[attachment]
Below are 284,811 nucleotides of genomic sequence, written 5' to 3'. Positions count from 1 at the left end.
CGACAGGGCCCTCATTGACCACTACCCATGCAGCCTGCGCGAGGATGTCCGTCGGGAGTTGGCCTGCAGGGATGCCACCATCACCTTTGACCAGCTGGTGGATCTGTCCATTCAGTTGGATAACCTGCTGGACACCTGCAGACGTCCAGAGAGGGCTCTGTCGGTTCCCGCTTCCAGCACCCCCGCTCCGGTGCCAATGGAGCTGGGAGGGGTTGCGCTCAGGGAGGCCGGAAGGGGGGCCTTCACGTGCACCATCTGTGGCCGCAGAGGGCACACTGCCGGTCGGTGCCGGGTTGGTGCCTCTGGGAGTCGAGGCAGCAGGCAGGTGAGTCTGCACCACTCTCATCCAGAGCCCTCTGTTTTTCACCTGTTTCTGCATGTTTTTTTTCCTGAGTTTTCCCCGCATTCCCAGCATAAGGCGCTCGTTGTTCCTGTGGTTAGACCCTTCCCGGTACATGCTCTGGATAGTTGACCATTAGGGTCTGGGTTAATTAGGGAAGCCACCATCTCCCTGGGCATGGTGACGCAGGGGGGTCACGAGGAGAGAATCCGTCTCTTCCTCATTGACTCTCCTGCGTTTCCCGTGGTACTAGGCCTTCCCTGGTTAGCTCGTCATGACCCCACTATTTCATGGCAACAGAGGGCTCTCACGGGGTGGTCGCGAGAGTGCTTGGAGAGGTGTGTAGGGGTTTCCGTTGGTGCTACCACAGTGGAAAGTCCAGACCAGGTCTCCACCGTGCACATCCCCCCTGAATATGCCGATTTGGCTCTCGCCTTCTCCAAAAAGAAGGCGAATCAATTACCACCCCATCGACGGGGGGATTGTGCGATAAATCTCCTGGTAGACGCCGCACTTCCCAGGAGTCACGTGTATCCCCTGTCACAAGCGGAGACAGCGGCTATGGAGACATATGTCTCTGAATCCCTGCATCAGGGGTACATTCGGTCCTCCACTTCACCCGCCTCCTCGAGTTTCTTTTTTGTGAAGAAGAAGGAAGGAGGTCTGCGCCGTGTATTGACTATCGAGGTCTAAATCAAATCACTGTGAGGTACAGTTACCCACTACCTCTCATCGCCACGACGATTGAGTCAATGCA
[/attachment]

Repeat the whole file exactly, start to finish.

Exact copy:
Below are 284,811 nucleotides of genomic sequence, written 5' to 3'. Positions count from 1 at the left end.
CGACAGGGCCCTCATTGACCACTACCCATGCAGCCTGCGCGAGGATGTCCGTCGGGAGTTGGCCTGCAGGGATGCCACCATCACCTTTGACCAGCTGGTGGATCTGTCCATTCAGTTGGATAACCTGCTGGACACCTGCAGACGTCCAGAGAGGGCTCTGTCGGTTCCCGCTTCCAGCACCCCCGCTCCGGTGCCAATGGAGCTGGGAGGGGTTGCGCTCAGGGAGGCCGGAAGGGGGGCCTTCACGTGCACCATCTGTGGCCGCAGAGGGCACACTGCCGGTCGGTGCCGGGTTGGTGCCTCTGGGAGTCGAGGCAGCAGGCAGGTGAGTCTGCACCACTCTCATCCAGAGCCCTCTGTTTTTCACCTGTTTCTGCATGTTTTTTTTCCTGAGTTTTCCCCGCATTCCCAGCATAAGGCGCTCGTTGTTCCTGTGGTTAGACCCTTCCCGGTACATGCTCTGGATAGTTGACCATTAGGGTCTGGGTTAATTAGGGAAGCCACCATCTCCCTGGGCATGGTGACGCAGGGGGGTCACGAGGAGAGAATCCGTCTCTTCCTCATTGACTCTCCTGCGTTTCCCGTGGTACTAGGCCTTCCCTGGTTAGCTCGTCATGACCCCACTATTTCATGGCAACAGAGGGCTCTCACGGGGTGGTCGCGAGAGTGCTTGGAGAGGTGTGTAGGGGTTTCCGTTGGTGCTACCACAGTGGAAAGTCCAGACCAGGTCTCCACCGTGCACATCCCCCCTGAATATGCCGATTTGGCTCTCGCCTTCTCCAAAAAGAAGGCGAATCAATTACCACCCCATCGACGGGGGGATTGTGCGATAAATCTCCTGGTAGACGCCGCACTTCCCAGGAGTCACGTGTATCCCCTGTCACAAGCGGAGACAGCGGCTATGGAGACATATGTCTCTGAATCCCTGCATCAGGGGTACATTCGGTCCTCCACTTCACCCGCCTCCTCGAGTTTCTTTTTTGTGAAGAAGAAGGAAGGAGGTCTGCGCCGTGTATTGACTATCGAGGTCTAAATCAAATCACTGTGAGGTACAGTTACCCACTACCTCTCATCGCCACGACGATTGAGTCAATGCA